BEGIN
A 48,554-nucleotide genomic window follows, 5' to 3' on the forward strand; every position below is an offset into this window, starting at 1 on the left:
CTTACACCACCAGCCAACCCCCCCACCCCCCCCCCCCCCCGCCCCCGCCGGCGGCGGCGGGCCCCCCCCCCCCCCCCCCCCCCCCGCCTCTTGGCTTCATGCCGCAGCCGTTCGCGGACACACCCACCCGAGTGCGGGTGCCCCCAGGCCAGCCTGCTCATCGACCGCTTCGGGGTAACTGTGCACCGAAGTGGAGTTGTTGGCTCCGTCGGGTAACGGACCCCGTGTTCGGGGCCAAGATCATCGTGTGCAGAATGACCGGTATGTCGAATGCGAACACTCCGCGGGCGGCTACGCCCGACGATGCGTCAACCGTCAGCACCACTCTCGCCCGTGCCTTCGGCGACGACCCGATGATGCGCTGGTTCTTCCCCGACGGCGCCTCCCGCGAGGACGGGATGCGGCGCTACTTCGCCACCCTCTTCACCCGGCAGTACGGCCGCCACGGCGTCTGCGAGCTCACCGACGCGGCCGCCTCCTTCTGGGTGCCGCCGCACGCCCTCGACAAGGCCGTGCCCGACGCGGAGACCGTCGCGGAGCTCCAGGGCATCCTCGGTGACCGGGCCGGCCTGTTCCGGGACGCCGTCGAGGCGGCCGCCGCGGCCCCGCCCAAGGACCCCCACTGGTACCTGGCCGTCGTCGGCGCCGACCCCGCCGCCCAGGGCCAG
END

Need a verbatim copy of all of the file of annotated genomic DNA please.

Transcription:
A 48,554-nucleotide genomic window follows, 5' to 3' on the forward strand; every position below is an offset into this window, starting at 1 on the left:
CTTACACCACCAGCCAACCCCCCCACCCCCCCCCCCCCCCGCCCCCGCCGGCGGCGGCGGGCCCCCCCCCCCCCCCCCCCCCCCCGCCTCTTGGCTTCATGCCGCAGCCGTTCGCGGACACACCCACCCGAGTGCGGGTGCCCCCAGGCCAGCCTGCTCATCGACCGCTTCGGGGTAACTGTGCACCGAAGTGGAGTTGTTGGCTCCGTCGGGTAACGGACCCCGTGTTCGGGGCCAAGATCATCGTGTGCAGAATGACCGGTATGTCGAATGCGAACACTCCGCGGGCGGCTACGCCCGACGATGCGTCAACCGTCAGCACCACTCTCGCCCGTGCCTTCGGCGACGACCCGATGATGCGCTGGTTCTTCCCCGACGGCGCCTCCCGCGAGGACGGGATGCGGCGCTACTTCGCCACCCTCTTCACCCGGCAGTACGGCCGCCACGGCGTCTGCGAGCTCACCGACGCGGCCGCCTCCTTCTGGGTGCCGCCGCACGCCCTCGACAAGGCCGTGCCCGACGCGGAGACCGTCGCGGAGCTCCAGGGCATCCTCGGTGACCGGGCCGGCCTGTTCCGGGACGCCGTCGAGGCGGCCGCCGCGGCCCCGCCCAAGGACCCCCACTGGTACCTGGCCGTCGTCGGCGCCGACCCCGCCGCCCAGGGCCAG